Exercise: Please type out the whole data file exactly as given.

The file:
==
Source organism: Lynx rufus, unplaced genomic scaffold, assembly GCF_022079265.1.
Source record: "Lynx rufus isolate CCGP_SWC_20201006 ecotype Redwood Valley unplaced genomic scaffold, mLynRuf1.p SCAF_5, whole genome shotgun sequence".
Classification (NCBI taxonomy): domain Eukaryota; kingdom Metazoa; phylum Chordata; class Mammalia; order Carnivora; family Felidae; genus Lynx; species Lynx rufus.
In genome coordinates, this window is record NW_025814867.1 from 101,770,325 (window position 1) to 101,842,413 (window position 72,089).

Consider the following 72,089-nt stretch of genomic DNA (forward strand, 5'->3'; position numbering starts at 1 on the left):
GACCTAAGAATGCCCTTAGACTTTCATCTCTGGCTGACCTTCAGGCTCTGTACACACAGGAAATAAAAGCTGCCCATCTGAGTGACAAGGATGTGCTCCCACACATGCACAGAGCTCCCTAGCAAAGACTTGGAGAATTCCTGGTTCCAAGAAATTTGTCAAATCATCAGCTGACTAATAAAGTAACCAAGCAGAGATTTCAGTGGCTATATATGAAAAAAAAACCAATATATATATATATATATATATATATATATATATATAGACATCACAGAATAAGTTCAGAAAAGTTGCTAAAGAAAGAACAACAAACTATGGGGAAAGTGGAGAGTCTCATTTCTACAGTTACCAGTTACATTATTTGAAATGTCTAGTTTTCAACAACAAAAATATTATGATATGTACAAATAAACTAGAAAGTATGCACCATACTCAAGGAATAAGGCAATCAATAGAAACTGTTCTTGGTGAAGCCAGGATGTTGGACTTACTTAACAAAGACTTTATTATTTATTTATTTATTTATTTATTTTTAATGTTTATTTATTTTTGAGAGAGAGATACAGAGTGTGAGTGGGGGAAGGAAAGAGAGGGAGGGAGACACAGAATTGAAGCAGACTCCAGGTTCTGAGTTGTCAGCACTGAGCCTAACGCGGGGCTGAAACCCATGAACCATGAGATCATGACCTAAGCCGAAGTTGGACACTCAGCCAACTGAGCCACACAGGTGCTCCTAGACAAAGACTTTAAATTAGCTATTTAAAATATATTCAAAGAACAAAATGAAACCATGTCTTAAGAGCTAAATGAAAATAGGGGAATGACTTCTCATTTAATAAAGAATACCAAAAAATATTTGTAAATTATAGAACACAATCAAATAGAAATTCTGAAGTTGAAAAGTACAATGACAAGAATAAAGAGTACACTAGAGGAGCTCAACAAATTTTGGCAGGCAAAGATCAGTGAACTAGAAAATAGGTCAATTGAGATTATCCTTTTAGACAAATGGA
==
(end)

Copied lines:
Source organism: Lynx rufus, unplaced genomic scaffold, assembly GCF_022079265.1.
Source record: "Lynx rufus isolate CCGP_SWC_20201006 ecotype Redwood Valley unplaced genomic scaffold, mLynRuf1.p SCAF_5, whole genome shotgun sequence".
Classification (NCBI taxonomy): domain Eukaryota; kingdom Metazoa; phylum Chordata; class Mammalia; order Carnivora; family Felidae; genus Lynx; species Lynx rufus.
In genome coordinates, this window is record NW_025814867.1 from 101,770,325 (window position 1) to 101,842,413 (window position 72,089).

Consider the following 72,089-nt stretch of genomic DNA (forward strand, 5'->3'; position numbering starts at 1 on the left):
GACCTAAGAATGCCCTTAGACTTTCATCTCTGGCTGACCTTCAGGCTCTGTACACACAGGAAATAAAAGCTGCCCATCTGAGTGACAAGGATGTGCTCCCACACATGCACAGAGCTCCCTAGCAAAGACTTGGAGAATTCCTGGTTCCAAGAAATTTGTCAAATCATCAGCTGACTAATAAAGTAACCAAGCAGAGATTTCAGTGGCTATATATGAAAAAAAAACCAATATATATATATATATATATATATATATATATATATAGACATCACAGAATAAGTTCAGAAAAGTTGCTAAAGAAAGAACAACAAACTATGGGGAAAGTGGAGAGTCTCATTTCTACAGTTACCAGTTACATTATTTGAAATGTCTAGTTTTCAACAACAAAAATATTATGATATGTACAAATAAACTAGAAAGTATGCACCATACTCAAGGAATAAGGCAATCAATAGAAACTGTTCTTGGTGAAGCCAGGATGTTGGACTTACTTAACAAAGACTTTATTATTTATTTATTTATTTATTTATTTTTAATGTTTATTTATTTTTGAGAGAGAGATACAGAGTGTGAGTGGGGGAAGGAAAGAGAGGGAGGGAGACACAGAATTGAAGCAGACTCCAGGTTCTGAGTTGTCAGCACTGAGCCTAACGCGGGGCTGAAACCCATGAACCATGAGATCATGACCTAAGCCGAAGTTGGACACTCAGCCAACTGAGCCACACAGGTGCTCCTAGACAAAGACTTTAAATTAGCTATTTAAAATATATTCAAAGAACAAAATGAAACCATGTCTTAAGAGCTAAATGAAAATAGGGGAATGACTTCTCATTTAATAAAGAATACCAAAAAATATTTGTAAATTATAGAACACAATCAAATAGAAATTCTGAAGTTGAAAAGTACAATGACAAGAATAAAGAGTACACTAGAGGAGCTCAACAAATTTTGGCAGGCAAAGATCAGTGAACTAGAAAATAGGTCAATTGAGATTATCCTTTTAGACAAATGGA